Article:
By Alan Prendergast
By Michael Roberts
By Michael Roberts
By Amber Taufen
By Patricia Calhoun
By William Breathes
By Michael Roberts
By Melanie Asmar
I generally listen to KOOL and the Mountain and had noticed some changes, especially with KOOL broadening its playlist. Michael Roberts's comments about KOOL getting adventurous and playing Blondie and the Rolling Stones really hit home last night, when KOOL played the Human League's "Don't You Want Me"! I thought my dial had slipped to another station!
Thanks for the article!
Call us crazy, but among those cast aside by the current lot of radio "gurus in the know" — the bean counters, the unimaginative, the ones who stopped dreaming long ago — we still believe FM radio has a bright future with creativity, courage and spontaneity.
Michael Roberts wrote of one dim bulb in a position of influence at the Mountain who thinks that by playing all the tracks from Hotel California instead of just one or two from that tired disc, he is somehow injecting new life into a dying patient. In a classical rock-radio sense, has this "ahead of the curve" schmo ever listened to the angelic voice and songwriting genius of Arthur Lee? Has he ever listened to Rolling Stone's fortieth-best rock album of all time?
Those on the outside looking in have new reason to rejoice: The FCC last week announced it will be seeking public comment on a plan to expand the FM radio band by reallocating FM frequencies currently used by TV channels 5 and 6; these frequencies will become vacant next February when television converts to digital broadcasting, and sixty new FM channels will become available. The alternative to this option is another idea floating in Congress that would place the frequencies up for auction to the highest bidder. Let's go with a long-overdue infusion of new blood into the radio world instead.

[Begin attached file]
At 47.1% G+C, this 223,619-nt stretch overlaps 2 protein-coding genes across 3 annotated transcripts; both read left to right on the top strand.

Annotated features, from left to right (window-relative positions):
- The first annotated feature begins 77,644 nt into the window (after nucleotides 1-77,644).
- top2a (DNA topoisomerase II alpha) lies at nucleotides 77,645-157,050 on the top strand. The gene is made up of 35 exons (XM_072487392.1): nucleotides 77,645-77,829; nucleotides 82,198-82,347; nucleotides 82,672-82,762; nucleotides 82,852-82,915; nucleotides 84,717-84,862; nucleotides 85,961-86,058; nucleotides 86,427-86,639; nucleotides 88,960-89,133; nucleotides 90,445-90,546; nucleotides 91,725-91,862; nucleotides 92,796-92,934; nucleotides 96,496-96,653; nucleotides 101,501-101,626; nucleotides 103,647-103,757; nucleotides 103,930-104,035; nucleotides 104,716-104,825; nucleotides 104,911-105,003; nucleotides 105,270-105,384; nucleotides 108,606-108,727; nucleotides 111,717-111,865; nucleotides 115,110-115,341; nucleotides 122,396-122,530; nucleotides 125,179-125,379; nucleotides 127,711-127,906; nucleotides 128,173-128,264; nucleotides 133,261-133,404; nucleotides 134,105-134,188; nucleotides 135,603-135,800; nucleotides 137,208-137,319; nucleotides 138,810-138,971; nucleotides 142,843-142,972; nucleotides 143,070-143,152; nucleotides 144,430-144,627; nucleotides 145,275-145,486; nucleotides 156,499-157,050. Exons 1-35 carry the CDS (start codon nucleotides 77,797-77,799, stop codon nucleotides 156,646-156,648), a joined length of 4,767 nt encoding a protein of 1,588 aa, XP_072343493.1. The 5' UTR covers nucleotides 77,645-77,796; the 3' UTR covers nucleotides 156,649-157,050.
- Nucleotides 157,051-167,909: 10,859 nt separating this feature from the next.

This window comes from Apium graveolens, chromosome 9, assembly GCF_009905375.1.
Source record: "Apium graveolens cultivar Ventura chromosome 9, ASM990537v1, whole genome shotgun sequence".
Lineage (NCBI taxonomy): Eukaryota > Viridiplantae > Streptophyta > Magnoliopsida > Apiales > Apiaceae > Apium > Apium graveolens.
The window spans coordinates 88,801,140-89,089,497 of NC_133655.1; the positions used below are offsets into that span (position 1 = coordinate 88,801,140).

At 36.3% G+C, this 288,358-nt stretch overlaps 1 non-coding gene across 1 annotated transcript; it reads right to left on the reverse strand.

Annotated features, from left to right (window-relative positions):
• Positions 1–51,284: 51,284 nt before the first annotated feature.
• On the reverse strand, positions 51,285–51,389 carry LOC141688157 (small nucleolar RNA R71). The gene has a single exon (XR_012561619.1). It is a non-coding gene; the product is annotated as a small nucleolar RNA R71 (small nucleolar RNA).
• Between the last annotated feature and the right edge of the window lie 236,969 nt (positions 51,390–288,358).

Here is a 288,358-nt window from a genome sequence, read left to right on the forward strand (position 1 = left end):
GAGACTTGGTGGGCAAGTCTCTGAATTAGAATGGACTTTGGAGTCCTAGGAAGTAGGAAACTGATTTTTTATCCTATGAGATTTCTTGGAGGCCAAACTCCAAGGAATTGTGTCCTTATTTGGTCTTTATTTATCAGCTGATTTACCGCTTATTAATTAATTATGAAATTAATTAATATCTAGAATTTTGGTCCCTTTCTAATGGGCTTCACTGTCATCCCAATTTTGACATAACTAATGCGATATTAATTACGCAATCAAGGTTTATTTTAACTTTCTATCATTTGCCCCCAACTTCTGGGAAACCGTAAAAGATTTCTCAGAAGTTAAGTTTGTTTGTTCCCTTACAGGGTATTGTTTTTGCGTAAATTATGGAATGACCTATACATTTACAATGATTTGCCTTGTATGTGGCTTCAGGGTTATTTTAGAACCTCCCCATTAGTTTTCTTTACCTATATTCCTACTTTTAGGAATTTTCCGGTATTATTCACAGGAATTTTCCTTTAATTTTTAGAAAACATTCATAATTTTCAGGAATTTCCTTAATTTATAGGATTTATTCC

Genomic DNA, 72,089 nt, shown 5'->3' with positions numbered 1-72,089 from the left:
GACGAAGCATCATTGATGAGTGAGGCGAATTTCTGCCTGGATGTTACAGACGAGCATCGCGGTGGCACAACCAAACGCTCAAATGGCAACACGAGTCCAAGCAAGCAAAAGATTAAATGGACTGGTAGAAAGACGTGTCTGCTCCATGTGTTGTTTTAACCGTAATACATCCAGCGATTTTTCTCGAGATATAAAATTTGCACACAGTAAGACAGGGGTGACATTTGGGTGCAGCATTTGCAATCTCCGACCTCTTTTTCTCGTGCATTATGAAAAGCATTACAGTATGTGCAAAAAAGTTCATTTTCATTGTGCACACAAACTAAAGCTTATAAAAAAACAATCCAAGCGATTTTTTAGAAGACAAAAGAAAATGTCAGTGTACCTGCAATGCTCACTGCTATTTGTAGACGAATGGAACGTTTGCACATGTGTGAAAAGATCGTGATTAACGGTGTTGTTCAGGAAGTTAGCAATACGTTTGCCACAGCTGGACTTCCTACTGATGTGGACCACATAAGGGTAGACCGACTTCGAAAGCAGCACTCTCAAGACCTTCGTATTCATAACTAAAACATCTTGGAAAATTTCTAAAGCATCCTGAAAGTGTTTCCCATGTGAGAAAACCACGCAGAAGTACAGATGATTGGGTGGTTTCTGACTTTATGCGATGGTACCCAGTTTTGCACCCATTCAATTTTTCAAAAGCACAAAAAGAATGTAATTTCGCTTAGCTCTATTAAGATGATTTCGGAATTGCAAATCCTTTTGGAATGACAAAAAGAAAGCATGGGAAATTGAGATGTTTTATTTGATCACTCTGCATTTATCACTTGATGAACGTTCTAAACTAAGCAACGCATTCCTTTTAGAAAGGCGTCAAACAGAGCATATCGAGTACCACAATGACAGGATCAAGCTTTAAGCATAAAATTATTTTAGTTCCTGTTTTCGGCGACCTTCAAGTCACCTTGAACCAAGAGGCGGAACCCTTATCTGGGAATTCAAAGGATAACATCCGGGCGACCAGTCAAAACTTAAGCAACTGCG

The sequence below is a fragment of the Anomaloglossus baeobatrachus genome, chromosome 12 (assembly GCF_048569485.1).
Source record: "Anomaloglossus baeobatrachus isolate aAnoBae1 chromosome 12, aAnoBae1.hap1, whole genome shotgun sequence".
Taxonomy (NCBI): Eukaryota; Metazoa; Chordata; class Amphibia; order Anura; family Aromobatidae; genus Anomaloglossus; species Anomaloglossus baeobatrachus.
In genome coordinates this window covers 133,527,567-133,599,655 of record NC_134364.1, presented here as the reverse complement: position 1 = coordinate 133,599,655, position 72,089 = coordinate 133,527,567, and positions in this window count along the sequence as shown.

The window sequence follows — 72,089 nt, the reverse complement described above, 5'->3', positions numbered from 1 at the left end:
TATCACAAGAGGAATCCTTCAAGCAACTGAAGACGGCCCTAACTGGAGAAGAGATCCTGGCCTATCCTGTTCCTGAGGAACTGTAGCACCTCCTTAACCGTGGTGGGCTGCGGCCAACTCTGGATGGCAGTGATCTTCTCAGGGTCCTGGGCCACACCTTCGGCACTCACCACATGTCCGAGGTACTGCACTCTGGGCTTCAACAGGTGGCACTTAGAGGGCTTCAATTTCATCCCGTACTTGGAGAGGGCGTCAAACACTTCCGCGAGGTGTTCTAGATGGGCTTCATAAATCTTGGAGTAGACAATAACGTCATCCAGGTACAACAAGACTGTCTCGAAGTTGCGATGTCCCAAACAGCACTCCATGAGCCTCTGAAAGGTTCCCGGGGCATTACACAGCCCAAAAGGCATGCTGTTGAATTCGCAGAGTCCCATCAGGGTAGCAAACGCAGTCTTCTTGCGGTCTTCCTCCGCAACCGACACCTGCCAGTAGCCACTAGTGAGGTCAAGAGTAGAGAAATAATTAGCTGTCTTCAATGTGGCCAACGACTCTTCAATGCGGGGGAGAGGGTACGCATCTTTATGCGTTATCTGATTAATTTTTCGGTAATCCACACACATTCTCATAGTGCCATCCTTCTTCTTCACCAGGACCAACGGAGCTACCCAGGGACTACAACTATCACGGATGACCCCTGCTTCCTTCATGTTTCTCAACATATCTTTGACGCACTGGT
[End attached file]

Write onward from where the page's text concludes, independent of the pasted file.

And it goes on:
It's obvious that not only is killing people a big business for Carol Chambers, but saving convicted felons from execution is just as big a business. As far as I can determine, neither of these aspects of the criminal justice system furthers the common good.
I cannot see how housing felons who have demonstrated that they are incorrigible is anything less than a succubus that breeds more evil. If prison should do anything, it should salvage those who are salvageable and eliminate those who are not. I find it somewhat odd that bears and big cats are killed when they attack and kill humans, but humans who do the same thing are warehoused. Is the human killer any less a predator than the wild beast?
Executions of dangerous felons does not have to be expensive. Death by firing squad is an inexpensive solution if we truly want a solution. Capital punishment is not barbaric; it is self-defense. If, as a society, we tolerate evil for the sake of profits, there will be grave consequences.
I missed Adam's original column but saw the letters about it in the March 6 issue. To add to the inundation, I also fell victim to this scam artist. She showed up at my door late on Christmas Eve two years ago. Even though I only had a few dollars on me, I was proud of myself for helping her out — it was like some Christmas miracle. When she came back four days later, I started to get suspicious — but it wasn't until I heard the same story at a party a few months later that I realized I had been taken. How sad that this woman has single-handedly made so many Denver residents suspicious people who will probably never help anyone who shows up at their doorstep again!
Editor's note: Adam's scammer is a busy woman. For more testimonials and an epilogue to the story, click here.